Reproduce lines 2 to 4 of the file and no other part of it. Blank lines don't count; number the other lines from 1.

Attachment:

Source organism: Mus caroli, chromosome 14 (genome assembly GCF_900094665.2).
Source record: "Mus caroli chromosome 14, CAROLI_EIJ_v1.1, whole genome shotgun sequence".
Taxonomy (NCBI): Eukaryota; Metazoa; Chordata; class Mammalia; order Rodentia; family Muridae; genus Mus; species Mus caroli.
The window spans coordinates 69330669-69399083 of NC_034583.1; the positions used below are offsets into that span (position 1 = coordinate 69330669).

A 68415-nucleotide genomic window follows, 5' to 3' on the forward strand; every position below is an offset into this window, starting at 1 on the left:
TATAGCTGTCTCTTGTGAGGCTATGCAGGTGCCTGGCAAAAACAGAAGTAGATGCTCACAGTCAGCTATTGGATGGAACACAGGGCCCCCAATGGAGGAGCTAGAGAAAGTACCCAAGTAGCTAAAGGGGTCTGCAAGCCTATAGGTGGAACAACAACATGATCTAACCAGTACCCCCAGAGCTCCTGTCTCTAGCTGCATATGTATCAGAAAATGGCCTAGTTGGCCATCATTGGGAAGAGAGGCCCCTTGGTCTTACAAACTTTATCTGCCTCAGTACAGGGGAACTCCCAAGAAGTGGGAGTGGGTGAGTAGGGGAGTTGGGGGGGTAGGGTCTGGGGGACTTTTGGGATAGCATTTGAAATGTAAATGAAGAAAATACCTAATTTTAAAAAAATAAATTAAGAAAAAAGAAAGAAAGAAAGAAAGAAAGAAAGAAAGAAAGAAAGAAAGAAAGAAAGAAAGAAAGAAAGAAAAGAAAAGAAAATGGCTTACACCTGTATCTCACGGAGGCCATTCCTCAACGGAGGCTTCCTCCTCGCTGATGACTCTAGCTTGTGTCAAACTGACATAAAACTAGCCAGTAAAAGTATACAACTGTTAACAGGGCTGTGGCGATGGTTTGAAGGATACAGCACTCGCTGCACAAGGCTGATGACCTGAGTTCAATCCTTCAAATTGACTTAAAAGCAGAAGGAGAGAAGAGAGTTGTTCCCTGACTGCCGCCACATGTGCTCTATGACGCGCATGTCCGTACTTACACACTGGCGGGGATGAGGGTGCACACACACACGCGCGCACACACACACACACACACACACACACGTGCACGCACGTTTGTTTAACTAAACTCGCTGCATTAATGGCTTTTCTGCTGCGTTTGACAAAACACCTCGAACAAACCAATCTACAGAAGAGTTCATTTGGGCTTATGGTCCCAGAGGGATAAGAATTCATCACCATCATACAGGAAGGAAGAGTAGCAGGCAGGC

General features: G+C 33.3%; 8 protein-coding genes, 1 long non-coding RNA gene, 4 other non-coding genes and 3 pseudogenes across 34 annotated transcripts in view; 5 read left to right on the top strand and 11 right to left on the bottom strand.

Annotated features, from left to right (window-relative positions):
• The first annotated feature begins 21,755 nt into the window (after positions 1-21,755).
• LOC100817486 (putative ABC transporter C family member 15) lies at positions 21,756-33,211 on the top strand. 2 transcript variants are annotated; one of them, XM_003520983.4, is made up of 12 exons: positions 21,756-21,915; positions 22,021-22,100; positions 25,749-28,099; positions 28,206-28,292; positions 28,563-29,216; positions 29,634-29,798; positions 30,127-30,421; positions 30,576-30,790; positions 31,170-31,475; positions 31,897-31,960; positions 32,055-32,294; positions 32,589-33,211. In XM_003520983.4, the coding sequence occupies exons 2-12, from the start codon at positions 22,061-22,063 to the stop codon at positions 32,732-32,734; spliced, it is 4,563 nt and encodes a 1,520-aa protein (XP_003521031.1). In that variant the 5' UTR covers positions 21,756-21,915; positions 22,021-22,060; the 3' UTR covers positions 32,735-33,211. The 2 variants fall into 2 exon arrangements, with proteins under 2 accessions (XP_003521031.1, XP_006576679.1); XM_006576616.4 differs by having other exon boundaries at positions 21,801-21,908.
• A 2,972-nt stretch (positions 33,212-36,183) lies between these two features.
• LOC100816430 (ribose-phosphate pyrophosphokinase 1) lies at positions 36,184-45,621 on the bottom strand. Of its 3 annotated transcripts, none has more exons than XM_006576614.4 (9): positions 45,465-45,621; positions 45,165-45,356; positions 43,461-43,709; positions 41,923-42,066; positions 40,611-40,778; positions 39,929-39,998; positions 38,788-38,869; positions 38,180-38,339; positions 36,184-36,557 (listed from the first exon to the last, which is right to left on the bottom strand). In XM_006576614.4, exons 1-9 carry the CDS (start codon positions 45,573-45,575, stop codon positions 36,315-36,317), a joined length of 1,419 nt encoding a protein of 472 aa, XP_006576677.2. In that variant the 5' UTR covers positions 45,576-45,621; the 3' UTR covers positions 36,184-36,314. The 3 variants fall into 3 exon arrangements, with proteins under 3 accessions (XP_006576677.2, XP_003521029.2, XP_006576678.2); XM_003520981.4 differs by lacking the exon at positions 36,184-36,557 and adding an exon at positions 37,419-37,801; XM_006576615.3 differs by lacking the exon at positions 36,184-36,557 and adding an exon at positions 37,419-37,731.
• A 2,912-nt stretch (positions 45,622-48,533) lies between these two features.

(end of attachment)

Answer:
Source record: "Mus caroli chromosome 14, CAROLI_EIJ_v1.1, whole genome shotgun sequence".
Taxonomy (NCBI): Eukaryota; Metazoa; Chordata; class Mammalia; order Rodentia; family Muridae; genus Mus; species Mus caroli.
The window spans coordinates 69330669-69399083 of NC_034583.1; the positions used below are offsets into that span (position 1 = coordinate 69330669).